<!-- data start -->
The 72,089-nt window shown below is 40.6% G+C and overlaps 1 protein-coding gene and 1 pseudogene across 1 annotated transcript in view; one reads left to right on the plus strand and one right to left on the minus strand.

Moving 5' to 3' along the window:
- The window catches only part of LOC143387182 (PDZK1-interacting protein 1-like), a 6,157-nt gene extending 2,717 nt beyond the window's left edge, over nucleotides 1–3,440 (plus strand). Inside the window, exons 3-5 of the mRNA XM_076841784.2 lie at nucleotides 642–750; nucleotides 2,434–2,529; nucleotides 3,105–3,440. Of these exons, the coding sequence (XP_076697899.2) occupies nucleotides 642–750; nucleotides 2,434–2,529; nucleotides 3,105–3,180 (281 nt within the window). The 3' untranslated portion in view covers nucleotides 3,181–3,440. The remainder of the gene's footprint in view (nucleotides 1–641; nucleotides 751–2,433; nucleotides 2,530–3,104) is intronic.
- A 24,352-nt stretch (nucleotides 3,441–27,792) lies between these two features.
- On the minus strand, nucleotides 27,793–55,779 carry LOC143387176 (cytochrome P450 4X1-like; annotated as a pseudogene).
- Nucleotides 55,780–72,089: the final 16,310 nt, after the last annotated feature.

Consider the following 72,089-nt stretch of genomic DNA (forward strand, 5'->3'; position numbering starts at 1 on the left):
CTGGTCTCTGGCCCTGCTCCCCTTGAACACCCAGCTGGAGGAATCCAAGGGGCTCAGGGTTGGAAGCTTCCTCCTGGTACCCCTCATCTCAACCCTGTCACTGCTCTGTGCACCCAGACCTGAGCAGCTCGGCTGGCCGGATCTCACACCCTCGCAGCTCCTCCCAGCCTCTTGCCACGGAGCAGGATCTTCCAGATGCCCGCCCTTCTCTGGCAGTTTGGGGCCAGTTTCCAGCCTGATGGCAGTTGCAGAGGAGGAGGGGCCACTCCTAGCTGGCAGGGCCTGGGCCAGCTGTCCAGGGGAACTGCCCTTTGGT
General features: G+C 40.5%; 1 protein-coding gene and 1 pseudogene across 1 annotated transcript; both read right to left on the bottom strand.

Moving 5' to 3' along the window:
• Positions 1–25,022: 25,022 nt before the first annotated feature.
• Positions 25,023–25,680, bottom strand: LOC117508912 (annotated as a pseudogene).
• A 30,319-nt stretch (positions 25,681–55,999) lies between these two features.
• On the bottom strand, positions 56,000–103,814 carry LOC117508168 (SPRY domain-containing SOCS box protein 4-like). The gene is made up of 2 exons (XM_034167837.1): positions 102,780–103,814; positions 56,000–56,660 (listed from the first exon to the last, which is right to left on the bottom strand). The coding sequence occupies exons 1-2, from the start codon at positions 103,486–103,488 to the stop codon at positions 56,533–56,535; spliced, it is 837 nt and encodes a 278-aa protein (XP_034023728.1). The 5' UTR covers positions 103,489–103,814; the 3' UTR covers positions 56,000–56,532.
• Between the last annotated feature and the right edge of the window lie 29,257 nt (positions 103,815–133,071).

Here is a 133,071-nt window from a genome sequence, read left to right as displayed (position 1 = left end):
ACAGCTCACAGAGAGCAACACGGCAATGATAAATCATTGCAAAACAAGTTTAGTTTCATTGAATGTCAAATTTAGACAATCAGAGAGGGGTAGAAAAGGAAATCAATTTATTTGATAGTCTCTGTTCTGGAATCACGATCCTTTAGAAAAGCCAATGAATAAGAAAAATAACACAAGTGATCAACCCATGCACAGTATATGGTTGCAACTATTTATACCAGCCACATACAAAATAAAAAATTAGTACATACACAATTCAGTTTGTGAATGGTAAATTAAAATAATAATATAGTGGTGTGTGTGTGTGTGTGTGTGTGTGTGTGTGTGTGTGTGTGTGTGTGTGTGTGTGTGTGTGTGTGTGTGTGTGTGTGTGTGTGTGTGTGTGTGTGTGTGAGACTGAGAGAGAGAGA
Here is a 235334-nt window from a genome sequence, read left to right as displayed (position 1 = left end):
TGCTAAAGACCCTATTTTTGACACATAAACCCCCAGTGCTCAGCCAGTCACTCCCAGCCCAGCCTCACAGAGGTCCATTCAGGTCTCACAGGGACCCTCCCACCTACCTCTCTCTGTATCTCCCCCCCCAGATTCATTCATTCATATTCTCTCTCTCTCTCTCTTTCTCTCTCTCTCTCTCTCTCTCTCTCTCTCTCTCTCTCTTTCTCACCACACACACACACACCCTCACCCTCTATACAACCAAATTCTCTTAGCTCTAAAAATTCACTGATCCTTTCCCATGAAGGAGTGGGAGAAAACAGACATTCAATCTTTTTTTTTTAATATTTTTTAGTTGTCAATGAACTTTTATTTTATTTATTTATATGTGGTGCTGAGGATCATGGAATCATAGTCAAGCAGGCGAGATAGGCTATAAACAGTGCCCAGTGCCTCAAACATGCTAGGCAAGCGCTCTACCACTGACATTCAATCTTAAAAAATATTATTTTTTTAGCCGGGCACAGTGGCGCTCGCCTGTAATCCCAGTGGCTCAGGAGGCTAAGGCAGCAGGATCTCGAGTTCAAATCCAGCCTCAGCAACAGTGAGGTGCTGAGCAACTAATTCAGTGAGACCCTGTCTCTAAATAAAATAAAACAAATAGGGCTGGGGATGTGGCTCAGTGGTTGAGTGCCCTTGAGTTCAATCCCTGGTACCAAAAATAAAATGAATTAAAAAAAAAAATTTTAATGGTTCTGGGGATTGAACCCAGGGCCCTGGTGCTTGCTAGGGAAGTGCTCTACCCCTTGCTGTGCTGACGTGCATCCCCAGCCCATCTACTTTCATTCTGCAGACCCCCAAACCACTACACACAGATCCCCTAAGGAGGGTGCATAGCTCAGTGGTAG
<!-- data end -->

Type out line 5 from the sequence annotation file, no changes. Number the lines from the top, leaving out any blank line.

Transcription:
- On the minus strand, nucleotides 27,793–55,779 carry LOC143387176 (cytochrome P450 4X1-like; annotated as a pseudogene).